Third World Countries

The Lack of Development and Origins of Stagnancy

Mohammedali Roowala

Origin of the Term "Third World"

Some countries during the Cold War were labeled in this way to encourage cooperation between them so they could fight the superpowers of the Cold War (US and USSR). However, we cannot say that all developing countries are third world countries or vice versa.

What are first and second world countries?

During the Cold War, countries either aligned themselves with the US, the Soviet Union, or neither of them. Countries that sided with the US were named first world countries, those that sided with Russia were named second world countries, and the remaining countries were labeled third world.

Why these terms are outdated

For the most part, these terms were used to denote political affiliations between countries. These terms are now used to associate countries with economic prosperity, even though these two aspects are unrelated.

Reasons Behind Underdevelopment

Dependency on Other Countries

Corruption Within Countries

Lack of Education

Unsustainability

Dependency

Before the rise of the middle class, the majority of the world lived in a state of subsistence. After some countries developed to the point of gaining economic and global power, the underdeveloped countries became dependent on the wealthier countries. These wealthier countries exploited the resources available in developing countries.In effect, economic superpowers in the world can dismantle autonomous economies in poor countries to create a society that exists primarily to produce goods for a larger, more powerful country. This benefits powerful countries while actively hurting the smaller, less developed nations.

Corruption from the Inside

Sometimes the elite and powerful within a developing country can hinder their own nation from advancing past the state of poverty. In areas where bribery is considered necessary to acquire certain opportunities, the wealthy of a nation are the only ones with the means to take advantage of these opportunities. This creates a situation in which the gap between the elite and the poor consistently increases. These “opportunities” can also come in many different forms depending on who is the elite and which country is being affected.

Statistics on Corruption

Councillors in Zimbabwe work with housing officials to buy up property and sell it on at exorbitant prices – sometimes at up to 10 times its market value – to families desperate for a home.
Transparency International
In cities such as Jakarta Lima and Manila, the urban poor pay private water retailers between five and ten times more for their water than the rich pay for piped water.
Arianto A. Patunru
Percent

of parents surveyed in 7 African countries had paid illegal fees for schools that were legally free for their children.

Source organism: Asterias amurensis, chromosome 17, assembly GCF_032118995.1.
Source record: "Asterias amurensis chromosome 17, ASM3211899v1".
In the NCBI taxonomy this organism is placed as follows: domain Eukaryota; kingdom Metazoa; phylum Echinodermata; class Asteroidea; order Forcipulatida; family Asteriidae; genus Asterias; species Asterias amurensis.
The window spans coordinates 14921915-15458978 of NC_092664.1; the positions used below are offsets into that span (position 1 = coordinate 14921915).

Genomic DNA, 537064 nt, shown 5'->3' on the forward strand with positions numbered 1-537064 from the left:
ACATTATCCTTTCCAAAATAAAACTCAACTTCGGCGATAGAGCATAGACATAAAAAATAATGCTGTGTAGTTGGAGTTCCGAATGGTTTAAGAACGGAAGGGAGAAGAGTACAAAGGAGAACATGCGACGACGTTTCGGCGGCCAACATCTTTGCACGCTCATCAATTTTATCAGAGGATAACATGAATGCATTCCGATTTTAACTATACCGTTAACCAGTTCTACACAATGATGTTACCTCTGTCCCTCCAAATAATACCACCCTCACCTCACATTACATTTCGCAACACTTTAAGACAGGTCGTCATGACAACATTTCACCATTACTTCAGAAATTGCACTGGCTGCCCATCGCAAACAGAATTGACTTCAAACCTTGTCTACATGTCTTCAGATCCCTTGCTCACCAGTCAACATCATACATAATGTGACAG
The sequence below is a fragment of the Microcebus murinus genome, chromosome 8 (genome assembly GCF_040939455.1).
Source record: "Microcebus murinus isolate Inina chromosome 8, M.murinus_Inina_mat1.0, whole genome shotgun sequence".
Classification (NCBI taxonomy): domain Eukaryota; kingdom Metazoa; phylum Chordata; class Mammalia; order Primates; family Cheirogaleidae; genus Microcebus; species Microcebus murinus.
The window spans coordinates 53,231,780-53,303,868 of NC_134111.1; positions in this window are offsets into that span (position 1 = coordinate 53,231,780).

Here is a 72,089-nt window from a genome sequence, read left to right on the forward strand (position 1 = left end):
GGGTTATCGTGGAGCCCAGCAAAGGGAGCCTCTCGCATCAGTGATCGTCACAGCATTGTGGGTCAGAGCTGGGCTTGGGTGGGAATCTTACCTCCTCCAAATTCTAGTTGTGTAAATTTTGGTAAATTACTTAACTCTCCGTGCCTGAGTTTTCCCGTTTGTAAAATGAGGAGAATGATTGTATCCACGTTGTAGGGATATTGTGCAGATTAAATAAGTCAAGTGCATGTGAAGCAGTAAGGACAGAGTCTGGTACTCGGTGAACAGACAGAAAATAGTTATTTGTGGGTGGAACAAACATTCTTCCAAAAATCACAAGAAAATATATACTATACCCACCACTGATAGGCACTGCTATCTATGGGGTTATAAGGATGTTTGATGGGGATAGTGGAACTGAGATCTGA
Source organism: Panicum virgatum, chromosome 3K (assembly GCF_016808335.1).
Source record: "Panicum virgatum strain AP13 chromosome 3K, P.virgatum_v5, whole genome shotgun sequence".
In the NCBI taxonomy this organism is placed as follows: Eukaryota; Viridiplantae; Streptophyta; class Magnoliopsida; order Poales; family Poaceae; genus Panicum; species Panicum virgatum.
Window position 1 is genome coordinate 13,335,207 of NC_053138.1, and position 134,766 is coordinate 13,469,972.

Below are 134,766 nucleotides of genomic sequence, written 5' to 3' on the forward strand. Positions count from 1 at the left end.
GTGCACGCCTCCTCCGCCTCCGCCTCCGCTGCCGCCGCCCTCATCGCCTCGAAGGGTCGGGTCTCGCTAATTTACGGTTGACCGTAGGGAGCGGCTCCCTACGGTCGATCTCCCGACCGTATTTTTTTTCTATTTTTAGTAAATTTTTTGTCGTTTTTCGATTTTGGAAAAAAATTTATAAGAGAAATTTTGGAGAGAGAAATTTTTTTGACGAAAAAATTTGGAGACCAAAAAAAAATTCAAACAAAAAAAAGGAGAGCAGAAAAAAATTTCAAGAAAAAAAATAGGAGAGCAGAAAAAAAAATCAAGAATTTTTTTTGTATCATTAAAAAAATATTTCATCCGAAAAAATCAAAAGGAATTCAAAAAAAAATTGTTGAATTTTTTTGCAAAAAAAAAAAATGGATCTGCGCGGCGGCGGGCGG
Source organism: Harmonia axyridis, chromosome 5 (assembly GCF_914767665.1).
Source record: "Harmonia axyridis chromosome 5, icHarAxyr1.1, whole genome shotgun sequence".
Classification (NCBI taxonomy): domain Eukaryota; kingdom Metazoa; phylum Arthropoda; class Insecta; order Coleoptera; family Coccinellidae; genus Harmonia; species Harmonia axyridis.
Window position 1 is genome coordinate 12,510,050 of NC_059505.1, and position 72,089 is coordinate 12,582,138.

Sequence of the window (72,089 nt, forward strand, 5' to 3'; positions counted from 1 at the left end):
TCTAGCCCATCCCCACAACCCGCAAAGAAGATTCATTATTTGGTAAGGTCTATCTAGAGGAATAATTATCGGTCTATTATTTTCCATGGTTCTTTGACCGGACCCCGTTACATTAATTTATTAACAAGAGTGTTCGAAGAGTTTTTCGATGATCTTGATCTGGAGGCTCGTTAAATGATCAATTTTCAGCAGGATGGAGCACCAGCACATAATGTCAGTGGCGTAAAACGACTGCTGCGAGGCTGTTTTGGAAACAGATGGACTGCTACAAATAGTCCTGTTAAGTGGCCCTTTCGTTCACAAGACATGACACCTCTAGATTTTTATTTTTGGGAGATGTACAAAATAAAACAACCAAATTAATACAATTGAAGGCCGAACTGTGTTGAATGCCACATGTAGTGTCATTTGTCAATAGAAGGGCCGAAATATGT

Lack of Education

The Vicious Cycle of Illiteracy

Education can be very hard to acquire in underdeveloped countries. It is widely known that education of the public can greatly reduce economic problems and can break the trapping cycle of poverty. However, most children in impoverished countries do not have access to educational opportunities. Many kids also need to forgo education in order to work so that they can support their family. This creates a cycle in which each successive generation is forced to work to support the previous generation.

Unsustainability

If an economy is not sustainable, the development it makes in the short run is basically useless since it cannot continue. The economy then reverts back to its original state of poverty. Most economies of poor countries cannot produce enough buyers for the amount of products made. This results in an excess of poor citizens and a stagnancy in the overall standard of living since there is no sustainable growth of the economy.

Sustainability within the environment is also just as important since if a country cannot continue to produce necessities such as fuel, food, and water, the country will eventually fall victim to famine, drought, and disease.

Possible Solutions

Education

The first step is to utilize education to create a better economy and overall self-sustaining society.
Through education, countries can create laborers, entrepreneurs, and researchers. These three roles would work collaboratively to ensure a booming economy. Trained laborers would be able to work with skill and expertise in large companies and businesses created by the entrepreneurs. Researchers would be able to create technology to increase productivity.

Legal Framework

The second step to bettering underdeveloped countries is to give them a strong legal and financial framework to build off of for future economic decisions.
The economy and state of successful nations would not have reached it’s sustainable level without governmental guidance and leadership. A framework would also be able to encourage human rights, labor rights, and enforce important laws.

Individual Change

The third step is helping developing countries on an individual level. This method has multiple pathways than anyone could take to make a difference around the world.
Spreading awareness, donating to charities or NGOs (Non-governmental organizations), visiting the country and buying local foods and products

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